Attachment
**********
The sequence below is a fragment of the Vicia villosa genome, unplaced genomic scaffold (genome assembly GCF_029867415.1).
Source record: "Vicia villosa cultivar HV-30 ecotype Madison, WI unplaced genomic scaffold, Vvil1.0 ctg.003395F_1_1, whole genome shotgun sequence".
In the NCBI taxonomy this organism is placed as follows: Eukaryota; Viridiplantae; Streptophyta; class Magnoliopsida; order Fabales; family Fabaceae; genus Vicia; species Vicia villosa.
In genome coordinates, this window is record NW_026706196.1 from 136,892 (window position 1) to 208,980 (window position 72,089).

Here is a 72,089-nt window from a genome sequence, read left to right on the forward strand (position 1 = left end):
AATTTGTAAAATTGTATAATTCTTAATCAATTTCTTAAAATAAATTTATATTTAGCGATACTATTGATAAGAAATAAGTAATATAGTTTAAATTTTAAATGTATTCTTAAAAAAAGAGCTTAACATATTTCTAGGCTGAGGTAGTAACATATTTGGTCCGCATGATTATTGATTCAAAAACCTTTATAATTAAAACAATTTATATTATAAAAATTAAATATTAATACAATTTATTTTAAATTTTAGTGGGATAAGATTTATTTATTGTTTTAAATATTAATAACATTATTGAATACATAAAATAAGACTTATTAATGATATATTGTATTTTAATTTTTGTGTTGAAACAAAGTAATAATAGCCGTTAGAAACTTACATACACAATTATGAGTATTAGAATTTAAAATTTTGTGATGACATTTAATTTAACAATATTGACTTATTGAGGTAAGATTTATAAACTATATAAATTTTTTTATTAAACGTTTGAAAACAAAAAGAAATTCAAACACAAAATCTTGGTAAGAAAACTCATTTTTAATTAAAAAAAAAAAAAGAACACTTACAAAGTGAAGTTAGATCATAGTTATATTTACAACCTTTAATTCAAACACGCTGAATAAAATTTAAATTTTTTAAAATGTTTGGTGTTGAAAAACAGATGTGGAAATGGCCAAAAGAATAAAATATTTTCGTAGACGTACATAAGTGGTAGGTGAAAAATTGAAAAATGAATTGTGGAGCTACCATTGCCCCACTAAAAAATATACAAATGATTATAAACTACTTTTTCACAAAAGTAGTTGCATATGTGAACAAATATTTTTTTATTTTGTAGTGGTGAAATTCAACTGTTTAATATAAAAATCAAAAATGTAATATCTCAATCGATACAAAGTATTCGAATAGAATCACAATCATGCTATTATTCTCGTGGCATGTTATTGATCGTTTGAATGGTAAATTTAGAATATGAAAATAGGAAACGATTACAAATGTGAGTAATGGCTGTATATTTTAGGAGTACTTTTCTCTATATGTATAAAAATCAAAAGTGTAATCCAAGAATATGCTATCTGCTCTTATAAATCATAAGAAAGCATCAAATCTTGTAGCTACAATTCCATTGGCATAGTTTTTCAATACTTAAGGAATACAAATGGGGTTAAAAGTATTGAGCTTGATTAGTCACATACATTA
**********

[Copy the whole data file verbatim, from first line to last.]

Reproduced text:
The sequence below is a fragment of the Vicia villosa genome, unplaced genomic scaffold (genome assembly GCF_029867415.1).
Source record: "Vicia villosa cultivar HV-30 ecotype Madison, WI unplaced genomic scaffold, Vvil1.0 ctg.003395F_1_1, whole genome shotgun sequence".
In the NCBI taxonomy this organism is placed as follows: Eukaryota; Viridiplantae; Streptophyta; class Magnoliopsida; order Fabales; family Fabaceae; genus Vicia; species Vicia villosa.
In genome coordinates, this window is record NW_026706196.1 from 136,892 (window position 1) to 208,980 (window position 72,089).

Here is a 72,089-nt window from a genome sequence, read left to right on the forward strand (position 1 = left end):
AATTTGTAAAATTGTATAATTCTTAATCAATTTCTTAAAATAAATTTATATTTAGCGATACTATTGATAAGAAATAAGTAATATAGTTTAAATTTTAAATGTATTCTTAAAAAAAGAGCTTAACATATTTCTAGGCTGAGGTAGTAACATATTTGGTCCGCATGATTATTGATTCAAAAACCTTTATAATTAAAACAATTTATATTATAAAAATTAAATATTAATACAATTTATTTTAAATTTTAGTGGGATAAGATTTATTTATTGTTTTAAATATTAATAACATTATTGAATACATAAAATAAGACTTATTAATGATATATTGTATTTTAATTTTTGTGTTGAAACAAAGTAATAATAGCCGTTAGAAACTTACATACACAATTATGAGTATTAGAATTTAAAATTTTGTGATGACATTTAATTTAACAATATTGACTTATTGAGGTAAGATTTATAAACTATATAAATTTTTTTATTAAACGTTTGAAAACAAAAAGAAATTCAAACACAAAATCTTGGTAAGAAAACTCATTTTTAATTAAAAAAAAAAAAAGAACACTTACAAAGTGAAGTTAGATCATAGTTATATTTACAACCTTTAATTCAAACACGCTGAATAAAATTTAAATTTTTTAAAATGTTTGGTGTTGAAAAACAGATGTGGAAATGGCCAAAAGAATAAAATATTTTCGTAGACGTACATAAGTGGTAGGTGAAAAATTGAAAAATGAATTGTGGAGCTACCATTGCCCCACTAAAAAATATACAAATGATTATAAACTACTTTTTCACAAAAGTAGTTGCATATGTGAACAAATATTTTTTTATTTTGTAGTGGTGAAATTCAACTGTTTAATATAAAAATCAAAAATGTAATATCTCAATCGATACAAAGTATTCGAATAGAATCACAATCATGCTATTATTCTCGTGGCATGTTATTGATCGTTTGAATGGTAAATTTAGAATATGAAAATAGGAAACGATTACAAATGTGAGTAATGGCTGTATATTTTAGGAGTACTTTTCTCTATATGTATAAAAATCAAAAGTGTAATCCAAGAATATGCTATCTGCTCTTATAAATCATAAGAAAGCATCAAATCTTGTAGCTACAATTCCATTGGCATAGTTTTTCAATACTTAAGGAATACAAATGGGGTTAAAAGTATTGAGCTTGATTAGTCACATACATTA